The incidence of hepatocellular carcinoma (HCC) in the United States has historically been lower than that of other countries, but studies have shown that rates of the disease have increased substantially in recent decades. In addition, primary liver cancer mortality rates have increased faster than mortality rates for any other leading cause of cancer. “It’s important for clinicians to learn about the changing epidemiology of malignancies because this information directly impacts patient care,” says Jennifer C. Obel, MD.
Several treatment options are available for patients with early-stage HCC, including resection, transplantation, and liver-directed therapies like chemoembolization (in well-selected patients with localized HCC). However, many patients who are diagnosed with HCC have advanced disease and are only candidates for palliative therapies. “Most HCC is thought to be associated with either chronic hepatitis C virus (HCV) or hepatitis B virus (HBV) infection,” Dr. Obel says. “In the U.S., more than 3 million people are chronically infected with HCV. Chronic infection with HBV is less common overall, but more common among certain ethnic groups.” HCC typically develops in patients with underlying cirrhosis. Commonly reported risk factors for cirrhosis include alcohol-induced liver disease, HCV and HBV infection, obesity, and type 2 diabetes.
Assessing Incidence & Survival
In the March 2009 issue of the Journal of Clinical Oncology, researchers at the National Cancer Institute examined trends in HCC from 1975 to 2005. The report found that the incidence of HCC tripled in the United States during this time period. Between 2000 and 2005, liver cancer rates increased significantly among African-American, Hispanic, and Caucasian men between the ages of 50 and 59 (Table 1). The researchers suggest that increases in this age group may be partially due to an epidemic of hepatitis C infection that occurred in the 1960s when they were young adults.
“Despite the rising incidence of HCC,” says Dr. Obel, “the 2- to 4-year survival rates doubled from 1975 to 2005 [Table 2]. This improvement may be attributed to the fact that more patients were diagnosed with early-stage HCC when the disease can be cured by surgery. When detected early, there are significantly more treatment options for HCC.” Dr. Obel added that this finding is significant because it is important not only to diagnose cancer, but these early diagnoses must improve outcomes to have the desired effect.
Dr. Obel notes that aggressive treatments appear to be improving long-term survival in HCC patients. “Transplantation and resection have improved in recent years,” she says. “Also, the advent of targeted chemotherapies holds promise for patients with regional and advanced-stage HCC.”
Surveillance Important for High-Risk Patients
According to Dr. Obel, it is important for clinicians to monitor patients at increased risk of HCC. “Around the U.S.,” she says, “patients at increased risk for developing HCC are being entered into surveillance programs in which they are followed by serum alpha-fetoprotein testing, abdominal ultrasound, and diagnostic imaging approximately every 6 months. Active surveillance has the potential to diagnose patients when the disease is asymptomatic. An early diagnosis is our most formidable way to cure liver cancer.”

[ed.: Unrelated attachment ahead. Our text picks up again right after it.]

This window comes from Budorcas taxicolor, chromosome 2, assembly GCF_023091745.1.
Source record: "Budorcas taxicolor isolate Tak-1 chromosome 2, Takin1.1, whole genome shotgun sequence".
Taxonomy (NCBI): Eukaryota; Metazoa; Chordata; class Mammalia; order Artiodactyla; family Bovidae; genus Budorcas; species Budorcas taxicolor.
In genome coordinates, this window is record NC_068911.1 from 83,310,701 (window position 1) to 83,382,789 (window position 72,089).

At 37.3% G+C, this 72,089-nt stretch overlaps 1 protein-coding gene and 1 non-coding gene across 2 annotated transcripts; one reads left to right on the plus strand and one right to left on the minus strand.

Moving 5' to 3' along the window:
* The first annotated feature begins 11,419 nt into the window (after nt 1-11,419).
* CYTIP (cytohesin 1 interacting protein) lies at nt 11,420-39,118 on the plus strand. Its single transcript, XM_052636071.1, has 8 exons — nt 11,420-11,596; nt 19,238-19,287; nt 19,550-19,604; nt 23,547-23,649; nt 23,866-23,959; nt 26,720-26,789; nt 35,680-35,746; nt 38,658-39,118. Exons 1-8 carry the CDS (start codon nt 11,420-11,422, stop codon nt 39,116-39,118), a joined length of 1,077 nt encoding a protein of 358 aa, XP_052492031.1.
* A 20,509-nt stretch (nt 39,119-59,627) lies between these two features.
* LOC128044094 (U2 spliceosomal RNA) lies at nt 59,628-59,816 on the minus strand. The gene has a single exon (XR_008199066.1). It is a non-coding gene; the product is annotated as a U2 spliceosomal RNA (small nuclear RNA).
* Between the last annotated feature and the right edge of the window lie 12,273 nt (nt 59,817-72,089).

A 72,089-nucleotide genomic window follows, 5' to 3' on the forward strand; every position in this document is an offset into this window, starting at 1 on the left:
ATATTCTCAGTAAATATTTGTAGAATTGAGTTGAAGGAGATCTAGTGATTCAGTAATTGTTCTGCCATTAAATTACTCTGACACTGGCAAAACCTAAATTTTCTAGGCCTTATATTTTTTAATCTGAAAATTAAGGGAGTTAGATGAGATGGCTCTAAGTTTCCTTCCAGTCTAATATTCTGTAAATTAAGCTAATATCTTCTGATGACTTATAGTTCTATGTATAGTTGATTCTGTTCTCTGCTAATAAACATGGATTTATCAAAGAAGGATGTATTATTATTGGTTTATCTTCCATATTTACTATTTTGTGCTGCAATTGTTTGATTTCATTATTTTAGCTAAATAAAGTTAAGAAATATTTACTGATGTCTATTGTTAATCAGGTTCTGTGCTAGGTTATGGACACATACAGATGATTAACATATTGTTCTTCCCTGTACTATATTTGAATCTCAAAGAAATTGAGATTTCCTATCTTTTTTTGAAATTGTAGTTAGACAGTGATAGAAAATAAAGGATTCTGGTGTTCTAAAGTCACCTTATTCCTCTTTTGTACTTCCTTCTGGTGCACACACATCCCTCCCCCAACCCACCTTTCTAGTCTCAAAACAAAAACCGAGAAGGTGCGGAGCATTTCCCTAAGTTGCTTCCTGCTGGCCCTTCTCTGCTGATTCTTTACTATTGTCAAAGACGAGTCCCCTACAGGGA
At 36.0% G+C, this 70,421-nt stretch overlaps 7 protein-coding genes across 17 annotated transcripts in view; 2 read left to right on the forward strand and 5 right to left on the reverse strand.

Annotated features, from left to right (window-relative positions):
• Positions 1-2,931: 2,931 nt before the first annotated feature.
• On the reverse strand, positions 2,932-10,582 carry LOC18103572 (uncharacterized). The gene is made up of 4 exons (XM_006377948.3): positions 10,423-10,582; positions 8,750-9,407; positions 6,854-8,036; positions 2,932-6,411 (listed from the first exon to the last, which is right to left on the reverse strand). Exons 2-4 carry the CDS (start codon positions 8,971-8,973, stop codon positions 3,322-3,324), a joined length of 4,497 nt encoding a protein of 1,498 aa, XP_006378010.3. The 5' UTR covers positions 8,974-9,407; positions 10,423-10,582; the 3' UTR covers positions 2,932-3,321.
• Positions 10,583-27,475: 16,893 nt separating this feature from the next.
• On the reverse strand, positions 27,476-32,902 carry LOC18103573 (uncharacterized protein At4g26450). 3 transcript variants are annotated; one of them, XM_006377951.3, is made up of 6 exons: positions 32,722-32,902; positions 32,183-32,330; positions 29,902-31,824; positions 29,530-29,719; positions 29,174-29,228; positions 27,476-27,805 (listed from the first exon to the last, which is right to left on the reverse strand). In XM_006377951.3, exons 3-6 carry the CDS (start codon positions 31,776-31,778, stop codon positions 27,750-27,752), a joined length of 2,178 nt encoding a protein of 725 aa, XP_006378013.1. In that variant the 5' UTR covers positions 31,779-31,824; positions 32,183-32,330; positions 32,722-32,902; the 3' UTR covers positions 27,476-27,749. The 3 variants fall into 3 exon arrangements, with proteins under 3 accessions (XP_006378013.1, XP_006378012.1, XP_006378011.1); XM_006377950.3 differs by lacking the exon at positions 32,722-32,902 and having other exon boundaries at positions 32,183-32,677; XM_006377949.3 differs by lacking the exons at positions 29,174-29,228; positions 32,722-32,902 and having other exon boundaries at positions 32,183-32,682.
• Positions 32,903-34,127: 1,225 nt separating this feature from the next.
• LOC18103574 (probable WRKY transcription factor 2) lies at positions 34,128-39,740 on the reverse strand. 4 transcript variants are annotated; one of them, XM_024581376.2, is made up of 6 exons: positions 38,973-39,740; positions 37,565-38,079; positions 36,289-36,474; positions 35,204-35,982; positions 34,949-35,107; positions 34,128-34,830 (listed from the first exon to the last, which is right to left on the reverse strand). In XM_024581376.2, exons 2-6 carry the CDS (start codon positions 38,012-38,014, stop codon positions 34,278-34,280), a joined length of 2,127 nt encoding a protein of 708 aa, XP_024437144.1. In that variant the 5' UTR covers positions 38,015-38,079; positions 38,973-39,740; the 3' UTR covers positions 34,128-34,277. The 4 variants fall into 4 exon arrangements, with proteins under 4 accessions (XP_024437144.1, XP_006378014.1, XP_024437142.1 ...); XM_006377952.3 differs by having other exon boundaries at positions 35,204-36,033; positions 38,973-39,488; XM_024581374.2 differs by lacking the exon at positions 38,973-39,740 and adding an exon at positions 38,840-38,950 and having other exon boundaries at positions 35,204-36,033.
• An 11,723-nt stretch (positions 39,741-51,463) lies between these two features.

In addition to surveillance, Dr. Obel says that aggressive treatments appear to be improving long-term survival in HCC patients with localized-stage tumors. “In addition to improvements in transplantation and resection, there have also been advances in the development of targeted HCC therapies. These agents hold some promise for further improvements in prognoses, especially among patients with regional and distant-stage HCC. The key is to ensure that clinicians assess the risk of HCC in those patients with underlying conditions that place them at increased risk. After that, patients can subsequently be enrolled into screening programs for HCC, similar to how patients with substantial risk factors for colon cancer are screened more aggressively with colonoscopy.”
Coordinated Efforts Required
Dr. Obel notes that prevention efforts need to be coordinated. “The Journal of Clinical Oncology study indicated that despite better HCC survival rates, improvements are still needed,” she says. “The 1-year cause-specific survival rate remained lower than 50%. Primary HCC prevention measures should include hepatitis B vaccination programs, screening of the blood supply for hepatitis viruses, and campaigns to discourage IV drug abuse. Other prevention measures should focus on detecting asymptomatic HCC. This can be accomplished by periodically screening high-risk patients and then conducting follow-up tests when suspicious lesions are detected. The data reported in the study give us hope that greater awareness of liver cancer and its risk factors may help lessen the burden of HCC.”
Readings & Resources (click to view)
Altekruse SF, McGlynn KA, Reichman ME. Hepatocellular carcinoma incidence, mortality, and survival trends in the United States from 1975 to 2005. J Clin Onc. 2009 Feb 17 [Epub ahead of print]. Available at: http://jco.ascopubs.org/cgi/content/abstract/JCO.2008.20.7753v1.
El-Serag HB, Davila JA, Petersen NJ, et al. The continuing increase in the incidence of hepatocellular carcinoma in the United States: an update. Ann Intern Med. 2003;139:817-823.
Schwarz RE, Smith DD: Trends in local therapy for hepatocellular carcinoma and survival outcomes in the US population. Am J Surg. 2008;195:829-836.
El-Serag HB, Marrero JA, Rudolph L, et al. Diagnosis and treatment of hepatocellular carcinoma. Gastroenterology. 2008;134:1752-1763.
Davila JA, Morgan RO, Shaib Y, et al. Hepatitis C infection and the increasing incidence of hepatocellular carcinoma: a population-based study. Gastroenterology. 2004;127:1372-1380.